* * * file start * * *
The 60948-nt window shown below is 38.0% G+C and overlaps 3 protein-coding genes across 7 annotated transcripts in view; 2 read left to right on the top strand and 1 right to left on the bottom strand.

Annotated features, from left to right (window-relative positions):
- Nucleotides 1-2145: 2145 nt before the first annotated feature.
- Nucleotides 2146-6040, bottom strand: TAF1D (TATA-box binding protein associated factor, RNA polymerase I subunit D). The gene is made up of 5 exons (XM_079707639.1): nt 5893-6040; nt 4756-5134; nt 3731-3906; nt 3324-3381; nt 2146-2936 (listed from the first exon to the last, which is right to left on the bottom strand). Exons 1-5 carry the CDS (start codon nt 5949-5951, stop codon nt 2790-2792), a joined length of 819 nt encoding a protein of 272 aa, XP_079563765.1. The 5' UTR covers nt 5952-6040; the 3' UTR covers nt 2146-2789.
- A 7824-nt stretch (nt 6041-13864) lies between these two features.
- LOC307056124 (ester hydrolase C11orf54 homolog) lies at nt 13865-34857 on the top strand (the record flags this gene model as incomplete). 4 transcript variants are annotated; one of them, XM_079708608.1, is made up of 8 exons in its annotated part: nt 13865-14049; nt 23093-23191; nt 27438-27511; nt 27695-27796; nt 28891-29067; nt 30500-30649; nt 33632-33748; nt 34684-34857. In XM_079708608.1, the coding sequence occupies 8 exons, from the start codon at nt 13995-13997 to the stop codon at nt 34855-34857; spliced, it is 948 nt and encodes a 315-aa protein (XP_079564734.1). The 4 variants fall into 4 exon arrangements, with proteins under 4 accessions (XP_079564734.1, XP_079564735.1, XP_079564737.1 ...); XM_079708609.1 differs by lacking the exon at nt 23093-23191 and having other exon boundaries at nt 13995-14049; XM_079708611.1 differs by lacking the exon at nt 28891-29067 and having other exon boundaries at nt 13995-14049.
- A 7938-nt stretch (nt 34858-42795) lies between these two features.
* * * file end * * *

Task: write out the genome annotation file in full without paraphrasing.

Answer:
The 60948-nt window shown below is 38.0% G+C and overlaps 3 protein-coding genes across 7 annotated transcripts in view; 2 read left to right on the top strand and 1 right to left on the bottom strand.

Annotated features, from left to right (window-relative positions):
- Nucleotides 1-2145: 2145 nt before the first annotated feature.
- Nucleotides 2146-6040, bottom strand: TAF1D (TATA-box binding protein associated factor, RNA polymerase I subunit D). The gene is made up of 5 exons (XM_079707639.1): nt 5893-6040; nt 4756-5134; nt 3731-3906; nt 3324-3381; nt 2146-2936 (listed from the first exon to the last, which is right to left on the bottom strand). Exons 1-5 carry the CDS (start codon nt 5949-5951, stop codon nt 2790-2792), a joined length of 819 nt encoding a protein of 272 aa, XP_079563765.1. The 5' UTR covers nt 5952-6040; the 3' UTR covers nt 2146-2789.
- A 7824-nt stretch (nt 6041-13864) lies between these two features.
- LOC307056124 (ester hydrolase C11orf54 homolog) lies at nt 13865-34857 on the top strand (the record flags this gene model as incomplete). 4 transcript variants are annotated; one of them, XM_079708608.1, is made up of 8 exons in its annotated part: nt 13865-14049; nt 23093-23191; nt 27438-27511; nt 27695-27796; nt 28891-29067; nt 30500-30649; nt 33632-33748; nt 34684-34857. In XM_079708608.1, the coding sequence occupies 8 exons, from the start codon at nt 13995-13997 to the stop codon at nt 34855-34857; spliced, it is 948 nt and encodes a 315-aa protein (XP_079564734.1). The 4 variants fall into 4 exon arrangements, with proteins under 4 accessions (XP_079564734.1, XP_079564735.1, XP_079564737.1 ...); XM_079708609.1 differs by lacking the exon at nt 23093-23191 and having other exon boundaries at nt 13995-14049; XM_079708611.1 differs by lacking the exon at nt 28891-29067 and having other exon boundaries at nt 13995-14049.
- A 7938-nt stretch (nt 34858-42795) lies between these two features.